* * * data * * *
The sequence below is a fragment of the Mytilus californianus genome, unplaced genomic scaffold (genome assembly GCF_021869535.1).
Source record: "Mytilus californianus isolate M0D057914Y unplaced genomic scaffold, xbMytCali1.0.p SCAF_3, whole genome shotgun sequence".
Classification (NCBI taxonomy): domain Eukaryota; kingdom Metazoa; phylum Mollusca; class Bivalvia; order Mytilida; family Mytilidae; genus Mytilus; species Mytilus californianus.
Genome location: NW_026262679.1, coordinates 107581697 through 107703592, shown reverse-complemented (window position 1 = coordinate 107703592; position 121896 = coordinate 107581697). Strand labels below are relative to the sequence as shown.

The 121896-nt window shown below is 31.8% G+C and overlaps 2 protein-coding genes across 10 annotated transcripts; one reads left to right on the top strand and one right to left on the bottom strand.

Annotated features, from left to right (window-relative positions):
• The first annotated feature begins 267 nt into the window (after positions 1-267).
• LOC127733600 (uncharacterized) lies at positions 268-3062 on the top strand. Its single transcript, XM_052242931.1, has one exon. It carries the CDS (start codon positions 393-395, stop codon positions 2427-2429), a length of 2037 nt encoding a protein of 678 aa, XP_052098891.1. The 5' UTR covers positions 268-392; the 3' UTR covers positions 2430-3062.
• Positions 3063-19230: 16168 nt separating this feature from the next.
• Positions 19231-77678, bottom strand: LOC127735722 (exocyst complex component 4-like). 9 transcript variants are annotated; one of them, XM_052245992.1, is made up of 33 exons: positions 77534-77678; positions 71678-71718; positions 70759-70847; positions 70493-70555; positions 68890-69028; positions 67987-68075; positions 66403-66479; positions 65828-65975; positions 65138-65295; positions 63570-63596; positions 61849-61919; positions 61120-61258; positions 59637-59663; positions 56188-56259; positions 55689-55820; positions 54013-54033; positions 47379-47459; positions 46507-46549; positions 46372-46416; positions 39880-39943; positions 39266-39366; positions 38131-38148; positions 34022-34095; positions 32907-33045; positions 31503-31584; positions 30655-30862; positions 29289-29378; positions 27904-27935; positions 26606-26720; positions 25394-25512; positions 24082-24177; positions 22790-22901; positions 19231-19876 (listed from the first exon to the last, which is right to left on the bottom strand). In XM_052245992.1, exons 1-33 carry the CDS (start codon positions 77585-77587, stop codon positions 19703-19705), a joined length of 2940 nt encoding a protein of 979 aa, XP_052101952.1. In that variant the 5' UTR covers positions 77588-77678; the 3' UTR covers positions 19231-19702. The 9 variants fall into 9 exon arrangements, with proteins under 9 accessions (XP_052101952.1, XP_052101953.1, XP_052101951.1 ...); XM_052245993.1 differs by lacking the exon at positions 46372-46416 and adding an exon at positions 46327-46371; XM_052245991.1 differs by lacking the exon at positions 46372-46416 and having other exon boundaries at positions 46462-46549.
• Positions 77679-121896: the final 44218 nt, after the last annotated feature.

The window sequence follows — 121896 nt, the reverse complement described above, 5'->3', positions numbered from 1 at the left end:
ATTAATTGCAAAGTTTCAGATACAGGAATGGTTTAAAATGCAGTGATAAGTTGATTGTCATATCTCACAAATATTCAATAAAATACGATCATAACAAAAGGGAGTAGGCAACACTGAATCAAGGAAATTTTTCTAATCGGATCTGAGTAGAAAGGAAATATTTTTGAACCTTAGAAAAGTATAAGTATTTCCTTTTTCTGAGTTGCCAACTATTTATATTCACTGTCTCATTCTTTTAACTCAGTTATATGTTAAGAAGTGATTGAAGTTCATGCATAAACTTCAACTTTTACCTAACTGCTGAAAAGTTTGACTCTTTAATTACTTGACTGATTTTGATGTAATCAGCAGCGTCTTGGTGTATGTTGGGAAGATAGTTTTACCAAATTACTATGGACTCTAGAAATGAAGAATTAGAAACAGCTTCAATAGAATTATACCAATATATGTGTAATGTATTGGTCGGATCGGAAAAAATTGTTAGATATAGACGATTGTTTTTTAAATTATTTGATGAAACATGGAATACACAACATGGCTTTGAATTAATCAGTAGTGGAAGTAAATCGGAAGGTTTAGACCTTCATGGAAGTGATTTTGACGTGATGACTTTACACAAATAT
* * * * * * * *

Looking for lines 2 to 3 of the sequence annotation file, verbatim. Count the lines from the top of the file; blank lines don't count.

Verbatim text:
Source record: "Mytilus californianus isolate M0D057914Y unplaced genomic scaffold, xbMytCali1.0.p SCAF_3, whole genome shotgun sequence".
Classification (NCBI taxonomy): domain Eukaryota; kingdom Metazoa; phylum Mollusca; class Bivalvia; order Mytilida; family Mytilidae; genus Mytilus; species Mytilus californianus.